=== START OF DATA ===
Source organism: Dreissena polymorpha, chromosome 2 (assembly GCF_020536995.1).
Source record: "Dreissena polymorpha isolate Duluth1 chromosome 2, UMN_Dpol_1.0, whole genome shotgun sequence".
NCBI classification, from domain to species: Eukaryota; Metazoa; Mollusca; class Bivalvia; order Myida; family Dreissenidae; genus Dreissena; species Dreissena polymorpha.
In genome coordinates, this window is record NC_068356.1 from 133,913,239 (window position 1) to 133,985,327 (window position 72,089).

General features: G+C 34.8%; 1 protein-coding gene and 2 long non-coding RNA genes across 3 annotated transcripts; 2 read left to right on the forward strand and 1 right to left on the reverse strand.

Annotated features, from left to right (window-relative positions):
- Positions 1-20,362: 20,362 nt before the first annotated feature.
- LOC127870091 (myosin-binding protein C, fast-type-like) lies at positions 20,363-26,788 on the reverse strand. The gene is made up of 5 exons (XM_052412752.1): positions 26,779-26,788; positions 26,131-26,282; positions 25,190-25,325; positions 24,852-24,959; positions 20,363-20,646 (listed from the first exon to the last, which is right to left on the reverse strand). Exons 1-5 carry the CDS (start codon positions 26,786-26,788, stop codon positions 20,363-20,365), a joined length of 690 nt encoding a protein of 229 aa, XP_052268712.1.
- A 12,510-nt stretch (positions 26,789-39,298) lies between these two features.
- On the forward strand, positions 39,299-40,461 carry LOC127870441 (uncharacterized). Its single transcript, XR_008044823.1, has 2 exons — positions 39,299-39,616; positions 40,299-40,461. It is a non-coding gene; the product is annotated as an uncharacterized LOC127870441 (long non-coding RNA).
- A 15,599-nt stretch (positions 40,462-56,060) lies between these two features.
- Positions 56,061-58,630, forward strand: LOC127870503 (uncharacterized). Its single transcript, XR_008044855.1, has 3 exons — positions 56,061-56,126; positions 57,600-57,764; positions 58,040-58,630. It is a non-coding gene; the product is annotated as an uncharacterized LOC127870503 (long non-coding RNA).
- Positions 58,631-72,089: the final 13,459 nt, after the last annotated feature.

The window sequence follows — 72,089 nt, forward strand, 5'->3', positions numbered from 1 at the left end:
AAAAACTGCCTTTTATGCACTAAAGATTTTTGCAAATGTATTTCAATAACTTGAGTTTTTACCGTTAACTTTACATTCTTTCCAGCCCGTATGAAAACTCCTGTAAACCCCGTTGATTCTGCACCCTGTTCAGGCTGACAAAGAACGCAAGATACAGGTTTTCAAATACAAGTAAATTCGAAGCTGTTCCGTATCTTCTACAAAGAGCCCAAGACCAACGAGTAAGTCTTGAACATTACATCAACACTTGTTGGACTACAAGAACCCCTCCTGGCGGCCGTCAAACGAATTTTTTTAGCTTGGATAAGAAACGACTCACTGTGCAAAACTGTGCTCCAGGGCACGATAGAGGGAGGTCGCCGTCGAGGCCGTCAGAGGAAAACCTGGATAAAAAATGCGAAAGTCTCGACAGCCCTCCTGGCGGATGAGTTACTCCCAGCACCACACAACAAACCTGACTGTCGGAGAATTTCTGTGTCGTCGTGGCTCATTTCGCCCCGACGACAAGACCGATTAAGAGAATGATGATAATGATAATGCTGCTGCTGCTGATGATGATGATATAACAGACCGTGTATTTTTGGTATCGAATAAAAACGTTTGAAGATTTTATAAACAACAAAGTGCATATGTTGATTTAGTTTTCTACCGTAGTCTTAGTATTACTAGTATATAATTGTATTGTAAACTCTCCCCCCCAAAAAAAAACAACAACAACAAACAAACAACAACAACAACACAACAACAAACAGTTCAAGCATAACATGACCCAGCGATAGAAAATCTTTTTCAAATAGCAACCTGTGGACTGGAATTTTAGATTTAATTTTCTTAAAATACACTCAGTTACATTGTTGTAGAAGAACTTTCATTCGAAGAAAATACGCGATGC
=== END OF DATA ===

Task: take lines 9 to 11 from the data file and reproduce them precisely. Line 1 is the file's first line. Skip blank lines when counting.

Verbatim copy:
- A 12,510-nt stretch (positions 26,789-39,298) lies between these two features.
- On the forward strand, positions 39,299-40,461 carry LOC127870441 (uncharacterized). Its single transcript, XR_008044823.1, has 2 exons — positions 39,299-39,616; positions 40,299-40,461. It is a non-coding gene; the product is annotated as an uncharacterized LOC127870441 (long non-coding RNA).
- A 15,599-nt stretch (positions 40,462-56,060) lies between these two features.